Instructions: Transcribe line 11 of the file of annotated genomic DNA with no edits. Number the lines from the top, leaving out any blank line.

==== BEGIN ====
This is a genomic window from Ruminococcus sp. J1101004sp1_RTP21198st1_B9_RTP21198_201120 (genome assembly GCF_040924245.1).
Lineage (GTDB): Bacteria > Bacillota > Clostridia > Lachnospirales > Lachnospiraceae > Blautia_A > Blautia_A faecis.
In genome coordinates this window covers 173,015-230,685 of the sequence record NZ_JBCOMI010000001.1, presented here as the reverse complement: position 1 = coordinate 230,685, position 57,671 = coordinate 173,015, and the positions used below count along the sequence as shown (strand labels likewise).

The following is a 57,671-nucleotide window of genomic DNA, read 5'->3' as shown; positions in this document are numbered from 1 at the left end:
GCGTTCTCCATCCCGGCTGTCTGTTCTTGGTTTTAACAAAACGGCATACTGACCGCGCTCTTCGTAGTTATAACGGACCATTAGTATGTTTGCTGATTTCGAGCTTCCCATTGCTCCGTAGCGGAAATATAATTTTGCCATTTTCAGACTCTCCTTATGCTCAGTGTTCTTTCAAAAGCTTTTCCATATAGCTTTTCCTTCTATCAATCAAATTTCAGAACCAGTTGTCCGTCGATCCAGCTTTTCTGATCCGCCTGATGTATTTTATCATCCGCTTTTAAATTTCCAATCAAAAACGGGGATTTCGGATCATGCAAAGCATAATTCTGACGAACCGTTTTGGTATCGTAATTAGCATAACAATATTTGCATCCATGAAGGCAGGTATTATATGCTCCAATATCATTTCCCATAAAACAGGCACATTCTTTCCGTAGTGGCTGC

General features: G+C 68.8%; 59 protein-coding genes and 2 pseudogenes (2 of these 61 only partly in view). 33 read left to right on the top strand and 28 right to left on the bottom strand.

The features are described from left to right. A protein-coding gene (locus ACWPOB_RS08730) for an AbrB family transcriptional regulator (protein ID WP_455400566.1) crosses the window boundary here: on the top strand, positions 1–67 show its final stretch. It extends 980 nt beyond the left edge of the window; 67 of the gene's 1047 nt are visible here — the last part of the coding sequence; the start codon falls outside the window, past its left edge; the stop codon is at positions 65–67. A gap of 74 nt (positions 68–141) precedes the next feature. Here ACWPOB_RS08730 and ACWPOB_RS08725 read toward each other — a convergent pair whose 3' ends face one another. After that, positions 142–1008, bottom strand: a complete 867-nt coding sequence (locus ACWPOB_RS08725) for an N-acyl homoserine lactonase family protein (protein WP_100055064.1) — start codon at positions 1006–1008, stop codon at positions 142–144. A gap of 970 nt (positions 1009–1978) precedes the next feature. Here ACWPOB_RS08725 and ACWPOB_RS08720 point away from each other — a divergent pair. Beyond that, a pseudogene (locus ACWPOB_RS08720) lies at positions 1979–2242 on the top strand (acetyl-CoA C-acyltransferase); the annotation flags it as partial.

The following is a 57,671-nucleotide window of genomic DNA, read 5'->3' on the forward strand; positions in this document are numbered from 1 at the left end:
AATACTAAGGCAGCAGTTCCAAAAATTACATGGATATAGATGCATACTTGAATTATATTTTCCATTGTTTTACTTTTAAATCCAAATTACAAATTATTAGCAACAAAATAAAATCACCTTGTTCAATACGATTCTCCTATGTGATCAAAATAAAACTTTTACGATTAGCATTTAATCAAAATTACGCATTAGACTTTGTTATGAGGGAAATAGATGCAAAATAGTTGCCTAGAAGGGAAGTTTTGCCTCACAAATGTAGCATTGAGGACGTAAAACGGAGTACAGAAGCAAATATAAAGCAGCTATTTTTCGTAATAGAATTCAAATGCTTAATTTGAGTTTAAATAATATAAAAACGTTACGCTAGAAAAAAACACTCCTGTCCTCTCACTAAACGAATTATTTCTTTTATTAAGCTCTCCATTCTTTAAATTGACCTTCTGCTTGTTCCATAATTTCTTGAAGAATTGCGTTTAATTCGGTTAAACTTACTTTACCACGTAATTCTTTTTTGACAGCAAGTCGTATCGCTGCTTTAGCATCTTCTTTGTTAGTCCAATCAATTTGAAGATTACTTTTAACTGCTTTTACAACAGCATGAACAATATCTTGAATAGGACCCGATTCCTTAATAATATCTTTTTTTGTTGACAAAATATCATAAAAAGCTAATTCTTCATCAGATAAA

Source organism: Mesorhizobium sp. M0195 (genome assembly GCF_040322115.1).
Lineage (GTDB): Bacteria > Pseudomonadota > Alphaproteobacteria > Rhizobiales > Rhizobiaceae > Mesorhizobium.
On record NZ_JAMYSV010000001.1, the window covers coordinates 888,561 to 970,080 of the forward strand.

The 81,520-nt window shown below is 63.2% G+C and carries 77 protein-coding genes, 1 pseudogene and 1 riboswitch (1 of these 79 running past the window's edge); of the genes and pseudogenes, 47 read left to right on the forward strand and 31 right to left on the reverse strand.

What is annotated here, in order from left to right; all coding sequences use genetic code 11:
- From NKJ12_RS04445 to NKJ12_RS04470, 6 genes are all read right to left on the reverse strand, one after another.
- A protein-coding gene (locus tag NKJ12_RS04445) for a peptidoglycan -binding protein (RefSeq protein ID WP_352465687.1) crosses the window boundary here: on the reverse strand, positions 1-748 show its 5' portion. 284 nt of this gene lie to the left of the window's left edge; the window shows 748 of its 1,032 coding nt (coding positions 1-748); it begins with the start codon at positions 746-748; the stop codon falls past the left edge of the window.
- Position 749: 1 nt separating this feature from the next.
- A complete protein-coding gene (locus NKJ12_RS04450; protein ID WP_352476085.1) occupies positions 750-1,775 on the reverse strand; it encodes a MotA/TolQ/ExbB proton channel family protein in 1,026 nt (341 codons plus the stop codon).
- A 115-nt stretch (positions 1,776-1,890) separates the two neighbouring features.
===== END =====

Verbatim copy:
Lineage (GTDB): Bacteria > Pseudomonadota > Alphaproteobacteria > Rhizobiales > Rhizobiaceae > Mesorhizobium.